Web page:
For over nine months the Java world has been waiting with bated breath
for definitive information about the future of Sun's software and
hardware portfolios. That day has arrived! Today Oracle held a five
hour live webcast outlining their high level strategies for Sun's
entire product line. The webcast was recorded and broken up into topics for easy consumption.
As a Java developer and Sun customer, I am very excited about Oracle's acquisition of Sun and their plans for the software. I have summarized the topics that interest me:
The Sun brand and logo live on! All the pictures of hardware, slides, the sun.com and oracle.com websites, etc. show the Sun logo above the Oracle logo. I'm really glad they are keeping the brand because it makes it easier for me to warm up to Oracle.
JavaOne lives on! JavaOne will somehow run at the same venue and same time as Oracle OpenWorld on September 19-23 2010. Call for papers will be open soon. Also, Oracle will be expanding JavaOne to Brazil, Russia, India and China!
The JCP lives on! Oracle believes in the value of a community process to develop standardized APIs. I don't think they mentioned any specifics about process changes, or if there would be process changes.
NetBeans lives on! JDeveloper remains Oracle's strategic IDE for Oracle middleware, and they will continue to develop Eclipse tooling. However, Oracle wants to make NetBeans the best IDE for Java SE, Java EE, Java ME and Java FX. They also see value in the NetBeans platform and want it to be the best as well. They want developers to have choice, and will make sure that JDeveloper, NetBeans and Eclipse all have excellent support for Oracle middleware. They see opportunities for sharing features, such as porting NetBeans' Matisse Swing GUI builder to JDeveloper, and porting some middleware support from JDeveloper into NetBeans. They will increase resources on NetBeans development. I think that they will focus more on Java platform technologies than on support for other languages, and maybe expect the community to contribute for the other languages. That makes me very happy because I'd much rather see focus on Java SE, EE, ME, FX, etc. than on Ruby, PHP, Jython, etc. The netbeans.org website and wikis will continue to be maintained. The licenses stay the same.
GlassFish lives on! GlassFish continues as the Java EE reference implementation, continues to be open source, and continues to be commercially supported. For example, a GlassFish V3 extended support contract is available until December 2017. Oracle thinks that GlassFish and WebLogic Server are the best Java EE application server offerings in the industry. All of the supporting projects that make up GlassFish will also continue to thrive. They have plans to share code between GlassFish and WebLogic, possibly including management infrastructure.
HotSpot and JRocket are Oracle's strategic JVMs. Oracle will bring the best of both together over the coming months and years. OpenJDK 7 will be released this year.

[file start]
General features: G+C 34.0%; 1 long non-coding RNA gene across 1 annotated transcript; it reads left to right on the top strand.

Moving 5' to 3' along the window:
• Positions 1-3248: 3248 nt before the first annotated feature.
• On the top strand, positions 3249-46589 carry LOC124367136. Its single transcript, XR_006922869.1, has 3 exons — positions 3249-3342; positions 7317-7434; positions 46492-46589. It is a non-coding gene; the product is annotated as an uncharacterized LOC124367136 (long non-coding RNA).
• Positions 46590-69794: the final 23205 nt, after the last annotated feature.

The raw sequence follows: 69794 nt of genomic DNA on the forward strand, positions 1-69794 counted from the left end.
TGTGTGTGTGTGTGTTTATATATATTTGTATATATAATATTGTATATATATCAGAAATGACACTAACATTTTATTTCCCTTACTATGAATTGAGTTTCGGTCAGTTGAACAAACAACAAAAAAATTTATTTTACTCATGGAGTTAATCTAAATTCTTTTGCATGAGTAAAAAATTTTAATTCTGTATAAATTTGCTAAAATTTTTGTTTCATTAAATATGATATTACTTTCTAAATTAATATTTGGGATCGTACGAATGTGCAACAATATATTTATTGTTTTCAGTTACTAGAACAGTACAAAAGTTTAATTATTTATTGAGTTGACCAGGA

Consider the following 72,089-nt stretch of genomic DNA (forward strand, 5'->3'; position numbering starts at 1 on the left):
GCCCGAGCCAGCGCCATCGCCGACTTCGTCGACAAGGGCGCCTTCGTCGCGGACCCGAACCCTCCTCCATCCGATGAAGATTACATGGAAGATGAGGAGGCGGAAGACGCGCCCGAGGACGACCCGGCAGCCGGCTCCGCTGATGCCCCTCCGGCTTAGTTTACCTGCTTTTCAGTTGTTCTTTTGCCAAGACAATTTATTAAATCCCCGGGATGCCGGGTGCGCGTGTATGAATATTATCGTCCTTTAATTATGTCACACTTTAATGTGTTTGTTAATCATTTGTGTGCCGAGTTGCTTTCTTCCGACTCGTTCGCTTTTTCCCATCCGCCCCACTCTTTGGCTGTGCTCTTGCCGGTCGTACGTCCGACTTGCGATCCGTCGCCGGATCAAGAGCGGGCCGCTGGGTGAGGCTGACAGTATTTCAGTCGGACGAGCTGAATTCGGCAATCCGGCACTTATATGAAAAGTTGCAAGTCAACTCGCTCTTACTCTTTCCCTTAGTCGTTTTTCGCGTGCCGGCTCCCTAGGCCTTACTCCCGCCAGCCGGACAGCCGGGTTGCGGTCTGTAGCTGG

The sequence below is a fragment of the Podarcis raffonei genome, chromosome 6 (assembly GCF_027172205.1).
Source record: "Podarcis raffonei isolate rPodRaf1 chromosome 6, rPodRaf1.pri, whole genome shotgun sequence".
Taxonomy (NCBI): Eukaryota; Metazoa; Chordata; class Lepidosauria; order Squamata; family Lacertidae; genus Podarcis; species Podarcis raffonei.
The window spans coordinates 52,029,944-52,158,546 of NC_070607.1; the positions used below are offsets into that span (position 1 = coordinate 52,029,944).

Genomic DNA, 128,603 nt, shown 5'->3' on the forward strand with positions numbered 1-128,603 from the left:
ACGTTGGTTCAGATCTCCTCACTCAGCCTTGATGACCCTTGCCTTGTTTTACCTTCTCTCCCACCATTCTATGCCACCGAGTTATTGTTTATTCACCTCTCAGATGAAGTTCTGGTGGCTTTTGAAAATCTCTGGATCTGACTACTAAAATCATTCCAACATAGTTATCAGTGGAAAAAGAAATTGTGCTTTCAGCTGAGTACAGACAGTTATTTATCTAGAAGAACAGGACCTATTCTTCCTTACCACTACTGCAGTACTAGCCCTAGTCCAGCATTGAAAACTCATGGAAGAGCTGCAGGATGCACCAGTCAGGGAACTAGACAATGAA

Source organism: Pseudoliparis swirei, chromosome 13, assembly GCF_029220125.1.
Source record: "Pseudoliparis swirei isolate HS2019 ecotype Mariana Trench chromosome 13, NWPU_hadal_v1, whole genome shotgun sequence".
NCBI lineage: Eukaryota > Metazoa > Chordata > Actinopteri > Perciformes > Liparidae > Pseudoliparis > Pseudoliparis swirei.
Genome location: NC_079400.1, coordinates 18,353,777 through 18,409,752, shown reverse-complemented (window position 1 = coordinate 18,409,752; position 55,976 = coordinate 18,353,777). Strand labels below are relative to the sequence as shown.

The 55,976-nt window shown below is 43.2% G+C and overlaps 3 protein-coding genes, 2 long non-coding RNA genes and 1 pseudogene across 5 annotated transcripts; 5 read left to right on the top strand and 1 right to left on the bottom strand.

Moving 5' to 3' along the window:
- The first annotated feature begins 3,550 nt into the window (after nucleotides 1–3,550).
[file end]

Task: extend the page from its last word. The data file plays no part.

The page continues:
OpenSSO, OpenDS, OpenESB, OpenPortal, and almost everything else live on. I tuned into the live webcast for a few minutes and heard talks about these products. I get the impression that Oracle wants to continue to offer and sell Sun software products to smaller businesses, and offer an upgrade path to their more expensive products as the company grows or their needs change. I'm glad they see it that way because I for one would never pay $25,000 per server for WebLogic with cluster support when I could be using JBoss or another more affordable application server.
Kenai.com for internal use only. Soon there will be an announcement on kenai.com about it not achieving the expected usage levels. Oracle thinks they still have a use for it, and will use it internally. They will continue to improve it, and might one day offer it to the public again, but no promises.
Sun's public cloud is closed effective immediately. I guess they want enterprises to buy hardware instead. They talked about Sun's huge amount of work in creating virtualization technologies to make the public cloud a reality, and Oracle sees tremendous value in that work. They want to help enterprises evolve their datacenters to private clouds and/or hybrid clouds using these technologies. Sun has datacenter management software from the operating system layer down to firmware upgrades and hardware provisioning. Oracle has the equivalent management software for middleware and up. They now have an end-to-end cloud solution to sell you. They referred to it as "cloud in a box".
There is much more to talk about, but I think I've covered the most important bits for most Java developers. I am picturing many pessimists and Sun haters flapping around the floor like fish in frustration because they were hoping to see the death of NetBeans, GlassFish, the JCP, SPARC, JavaOne, Solaris, and anything that came out of Sun. Nope, not going to happen. In related news, SpringSource's dmServer is in the process of being moved to the Eclipse foundation soon after VMWare bought the company :)